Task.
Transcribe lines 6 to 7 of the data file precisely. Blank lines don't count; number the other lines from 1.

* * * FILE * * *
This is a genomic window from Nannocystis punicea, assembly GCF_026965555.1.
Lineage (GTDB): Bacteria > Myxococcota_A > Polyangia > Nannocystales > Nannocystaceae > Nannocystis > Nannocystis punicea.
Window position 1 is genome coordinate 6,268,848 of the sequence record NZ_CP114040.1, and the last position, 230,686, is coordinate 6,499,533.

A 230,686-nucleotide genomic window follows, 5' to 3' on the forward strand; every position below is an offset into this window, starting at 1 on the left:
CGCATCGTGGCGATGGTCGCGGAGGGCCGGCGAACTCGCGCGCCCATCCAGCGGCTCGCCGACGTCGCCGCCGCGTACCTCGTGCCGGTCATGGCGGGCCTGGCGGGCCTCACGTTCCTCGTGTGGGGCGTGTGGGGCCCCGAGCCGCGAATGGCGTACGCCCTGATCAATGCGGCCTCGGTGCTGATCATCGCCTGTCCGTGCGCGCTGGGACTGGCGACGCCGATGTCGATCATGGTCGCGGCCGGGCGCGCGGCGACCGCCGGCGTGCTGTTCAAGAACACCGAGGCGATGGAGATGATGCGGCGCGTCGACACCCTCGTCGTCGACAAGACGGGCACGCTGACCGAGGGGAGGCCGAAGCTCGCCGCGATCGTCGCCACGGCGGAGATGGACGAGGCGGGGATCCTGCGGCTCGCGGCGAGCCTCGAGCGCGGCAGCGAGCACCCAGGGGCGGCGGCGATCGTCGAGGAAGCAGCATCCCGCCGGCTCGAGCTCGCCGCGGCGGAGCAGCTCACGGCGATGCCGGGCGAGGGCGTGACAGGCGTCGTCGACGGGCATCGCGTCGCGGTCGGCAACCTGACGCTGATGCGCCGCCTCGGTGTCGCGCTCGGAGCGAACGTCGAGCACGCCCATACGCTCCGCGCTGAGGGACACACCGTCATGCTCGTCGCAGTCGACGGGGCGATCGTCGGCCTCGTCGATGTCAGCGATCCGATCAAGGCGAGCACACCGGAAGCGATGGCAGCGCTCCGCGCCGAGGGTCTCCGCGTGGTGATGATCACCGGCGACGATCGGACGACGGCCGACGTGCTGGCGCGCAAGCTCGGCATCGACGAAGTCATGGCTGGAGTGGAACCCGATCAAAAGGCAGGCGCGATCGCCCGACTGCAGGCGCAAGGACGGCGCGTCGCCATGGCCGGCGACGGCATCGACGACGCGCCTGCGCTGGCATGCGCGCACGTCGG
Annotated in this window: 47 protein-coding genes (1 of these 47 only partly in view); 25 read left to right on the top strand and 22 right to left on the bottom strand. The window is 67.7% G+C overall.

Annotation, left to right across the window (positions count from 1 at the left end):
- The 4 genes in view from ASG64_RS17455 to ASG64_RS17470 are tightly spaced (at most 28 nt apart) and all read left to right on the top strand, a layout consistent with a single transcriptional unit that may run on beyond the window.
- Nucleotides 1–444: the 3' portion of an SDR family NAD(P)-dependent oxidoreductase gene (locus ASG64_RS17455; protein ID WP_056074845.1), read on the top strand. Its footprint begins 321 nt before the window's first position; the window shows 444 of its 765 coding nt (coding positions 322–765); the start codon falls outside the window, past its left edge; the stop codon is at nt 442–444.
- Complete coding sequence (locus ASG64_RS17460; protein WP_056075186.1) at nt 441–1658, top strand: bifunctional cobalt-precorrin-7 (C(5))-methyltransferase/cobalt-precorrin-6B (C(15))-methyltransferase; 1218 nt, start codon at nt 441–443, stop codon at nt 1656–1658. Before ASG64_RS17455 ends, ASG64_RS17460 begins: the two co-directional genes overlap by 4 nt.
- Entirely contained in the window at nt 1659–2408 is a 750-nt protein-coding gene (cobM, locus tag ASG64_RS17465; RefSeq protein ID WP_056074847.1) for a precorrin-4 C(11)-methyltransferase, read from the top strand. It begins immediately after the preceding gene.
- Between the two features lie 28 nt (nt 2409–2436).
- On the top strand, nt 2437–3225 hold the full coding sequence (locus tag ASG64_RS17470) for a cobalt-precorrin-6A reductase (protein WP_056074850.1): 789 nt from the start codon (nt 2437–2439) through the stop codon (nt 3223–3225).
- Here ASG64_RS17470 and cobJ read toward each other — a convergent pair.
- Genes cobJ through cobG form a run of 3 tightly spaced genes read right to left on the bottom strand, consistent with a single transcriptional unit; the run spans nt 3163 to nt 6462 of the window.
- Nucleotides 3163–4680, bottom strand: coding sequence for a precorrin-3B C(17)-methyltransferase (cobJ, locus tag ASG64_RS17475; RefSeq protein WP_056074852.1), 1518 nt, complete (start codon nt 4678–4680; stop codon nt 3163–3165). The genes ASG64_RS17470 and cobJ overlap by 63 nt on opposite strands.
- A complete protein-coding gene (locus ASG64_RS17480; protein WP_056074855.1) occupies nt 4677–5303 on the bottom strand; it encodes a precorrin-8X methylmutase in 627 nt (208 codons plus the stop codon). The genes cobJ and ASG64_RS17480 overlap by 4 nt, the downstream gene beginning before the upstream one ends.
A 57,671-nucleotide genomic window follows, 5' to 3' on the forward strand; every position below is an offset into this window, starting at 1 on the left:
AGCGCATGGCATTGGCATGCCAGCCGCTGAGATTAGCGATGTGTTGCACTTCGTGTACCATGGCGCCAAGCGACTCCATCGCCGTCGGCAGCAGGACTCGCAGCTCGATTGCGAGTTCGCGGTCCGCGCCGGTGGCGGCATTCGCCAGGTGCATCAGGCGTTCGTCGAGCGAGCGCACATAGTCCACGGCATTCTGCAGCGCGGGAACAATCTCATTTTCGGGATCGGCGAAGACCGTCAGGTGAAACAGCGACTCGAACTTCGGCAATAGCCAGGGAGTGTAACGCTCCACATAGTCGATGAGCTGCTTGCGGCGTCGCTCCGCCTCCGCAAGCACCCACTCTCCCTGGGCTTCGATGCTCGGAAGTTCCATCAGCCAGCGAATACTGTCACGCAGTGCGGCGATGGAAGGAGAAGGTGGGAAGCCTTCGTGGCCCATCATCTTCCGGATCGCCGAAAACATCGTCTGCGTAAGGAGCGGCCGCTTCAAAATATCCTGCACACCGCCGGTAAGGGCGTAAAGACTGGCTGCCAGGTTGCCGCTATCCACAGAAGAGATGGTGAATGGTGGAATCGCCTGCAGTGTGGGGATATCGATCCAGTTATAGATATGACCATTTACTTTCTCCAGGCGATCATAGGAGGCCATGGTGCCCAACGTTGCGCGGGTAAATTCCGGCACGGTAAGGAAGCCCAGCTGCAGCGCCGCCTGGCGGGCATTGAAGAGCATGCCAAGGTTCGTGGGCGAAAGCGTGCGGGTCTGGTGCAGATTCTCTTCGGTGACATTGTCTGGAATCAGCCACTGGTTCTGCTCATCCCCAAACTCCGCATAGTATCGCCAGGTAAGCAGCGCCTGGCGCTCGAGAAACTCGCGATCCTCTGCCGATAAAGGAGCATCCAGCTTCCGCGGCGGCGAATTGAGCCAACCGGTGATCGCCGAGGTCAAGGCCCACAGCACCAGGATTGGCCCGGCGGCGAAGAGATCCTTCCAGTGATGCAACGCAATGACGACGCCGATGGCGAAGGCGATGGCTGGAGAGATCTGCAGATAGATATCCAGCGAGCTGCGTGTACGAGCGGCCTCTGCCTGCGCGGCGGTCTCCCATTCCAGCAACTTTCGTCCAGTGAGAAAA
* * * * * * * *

Annotated in this window: 47 protein-coding genes (1 of these 47 only partly in view); 25 read left to right on the top strand and 22 right to left on the bottom strand. The window is 67.7% G+C overall.

Annotation, left to right across the window (positions count from 1 at the left end):